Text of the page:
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This monograph is Dr Irvine Page's personal view of the notable accomplishments and individuals in the field of hypertension research, from the beginning of his own career in the 1920s, when hypertension was linked to chronic infection and there was little interest in investigating its pathophysiology, to the 1960s, when the emphasis of hypertension research became pharmacologic therapy and large clinical trials. This is not an objective history but a distinctly personal overview of developments that laid the groundwork for work done in the 1970s and 1980s.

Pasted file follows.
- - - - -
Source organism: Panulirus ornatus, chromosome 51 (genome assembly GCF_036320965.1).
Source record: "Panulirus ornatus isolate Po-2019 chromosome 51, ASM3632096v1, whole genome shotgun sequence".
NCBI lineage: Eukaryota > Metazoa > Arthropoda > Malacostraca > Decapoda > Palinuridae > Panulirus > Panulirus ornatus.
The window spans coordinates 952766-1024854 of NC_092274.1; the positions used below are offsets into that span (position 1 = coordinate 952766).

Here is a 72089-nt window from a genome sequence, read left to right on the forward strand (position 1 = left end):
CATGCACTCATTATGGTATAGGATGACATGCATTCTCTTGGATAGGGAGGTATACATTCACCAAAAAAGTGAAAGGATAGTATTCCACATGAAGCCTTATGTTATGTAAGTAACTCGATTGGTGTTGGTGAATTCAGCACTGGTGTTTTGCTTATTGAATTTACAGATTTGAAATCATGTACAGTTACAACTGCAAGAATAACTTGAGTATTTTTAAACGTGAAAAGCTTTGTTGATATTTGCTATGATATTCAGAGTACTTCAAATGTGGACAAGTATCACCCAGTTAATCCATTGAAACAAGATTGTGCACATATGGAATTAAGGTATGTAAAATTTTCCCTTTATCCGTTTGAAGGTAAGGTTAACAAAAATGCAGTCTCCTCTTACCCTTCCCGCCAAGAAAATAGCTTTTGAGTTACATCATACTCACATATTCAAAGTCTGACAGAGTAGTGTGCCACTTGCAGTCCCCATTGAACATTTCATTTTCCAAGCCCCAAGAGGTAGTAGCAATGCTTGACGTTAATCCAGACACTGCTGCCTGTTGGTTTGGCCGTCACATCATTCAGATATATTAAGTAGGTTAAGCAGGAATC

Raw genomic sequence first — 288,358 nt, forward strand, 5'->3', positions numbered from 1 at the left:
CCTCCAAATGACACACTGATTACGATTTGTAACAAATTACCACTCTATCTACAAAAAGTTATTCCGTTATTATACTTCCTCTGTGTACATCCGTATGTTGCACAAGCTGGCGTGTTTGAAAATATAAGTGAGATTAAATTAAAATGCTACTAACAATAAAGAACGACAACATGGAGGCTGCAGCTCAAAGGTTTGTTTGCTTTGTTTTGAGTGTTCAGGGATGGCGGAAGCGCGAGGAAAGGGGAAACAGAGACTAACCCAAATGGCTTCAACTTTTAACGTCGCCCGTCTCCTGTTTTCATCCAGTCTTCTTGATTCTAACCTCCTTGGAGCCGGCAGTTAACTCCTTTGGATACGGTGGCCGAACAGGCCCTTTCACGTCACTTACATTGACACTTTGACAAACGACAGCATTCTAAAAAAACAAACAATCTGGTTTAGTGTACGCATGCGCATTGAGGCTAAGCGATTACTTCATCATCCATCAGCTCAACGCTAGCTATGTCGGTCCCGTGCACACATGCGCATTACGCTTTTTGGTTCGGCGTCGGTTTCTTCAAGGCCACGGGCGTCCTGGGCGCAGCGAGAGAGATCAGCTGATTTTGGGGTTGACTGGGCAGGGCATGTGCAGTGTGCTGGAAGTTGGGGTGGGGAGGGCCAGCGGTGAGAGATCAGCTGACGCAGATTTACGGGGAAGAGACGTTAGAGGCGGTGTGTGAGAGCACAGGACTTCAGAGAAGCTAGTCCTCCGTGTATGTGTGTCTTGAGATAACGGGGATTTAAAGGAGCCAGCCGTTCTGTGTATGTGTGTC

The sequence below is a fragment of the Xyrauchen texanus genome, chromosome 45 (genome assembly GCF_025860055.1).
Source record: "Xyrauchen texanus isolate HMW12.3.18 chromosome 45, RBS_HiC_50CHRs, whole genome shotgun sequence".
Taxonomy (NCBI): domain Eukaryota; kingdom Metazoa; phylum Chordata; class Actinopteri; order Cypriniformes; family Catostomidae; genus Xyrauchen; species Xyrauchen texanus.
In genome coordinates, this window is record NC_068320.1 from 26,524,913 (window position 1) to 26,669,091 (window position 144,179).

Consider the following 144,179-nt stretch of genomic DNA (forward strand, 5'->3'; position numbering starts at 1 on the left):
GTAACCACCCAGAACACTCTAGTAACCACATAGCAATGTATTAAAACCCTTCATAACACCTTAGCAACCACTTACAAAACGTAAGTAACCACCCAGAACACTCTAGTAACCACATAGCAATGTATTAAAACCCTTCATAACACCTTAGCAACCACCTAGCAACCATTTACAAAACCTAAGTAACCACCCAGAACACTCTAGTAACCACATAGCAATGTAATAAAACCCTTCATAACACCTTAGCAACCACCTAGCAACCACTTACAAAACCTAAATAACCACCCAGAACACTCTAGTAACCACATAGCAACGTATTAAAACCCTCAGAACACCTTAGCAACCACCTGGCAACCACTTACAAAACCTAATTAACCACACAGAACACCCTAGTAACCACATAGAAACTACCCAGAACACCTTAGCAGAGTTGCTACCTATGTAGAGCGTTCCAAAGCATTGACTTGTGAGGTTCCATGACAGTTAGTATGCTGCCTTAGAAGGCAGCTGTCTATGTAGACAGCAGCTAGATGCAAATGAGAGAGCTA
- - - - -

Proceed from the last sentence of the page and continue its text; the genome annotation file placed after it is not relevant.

Looking back to the more distant past, Page remarks, "It is an interesting commentary on how little interest was shown in arterial hypertension in the early part of this century that although many observations clearly offered important leads, none of them were followed" (p 44). In the early 1920s, the prevailing theory was that hypertension was hereditary or a manifestation of neurocirculatory asthenia
Barker S, Messerli FH. Hypertension Research: A Memoir 1920-1960. JAMA. 1990;263(8):1151–1152. doi:10.1001/jama.1990.03440080142040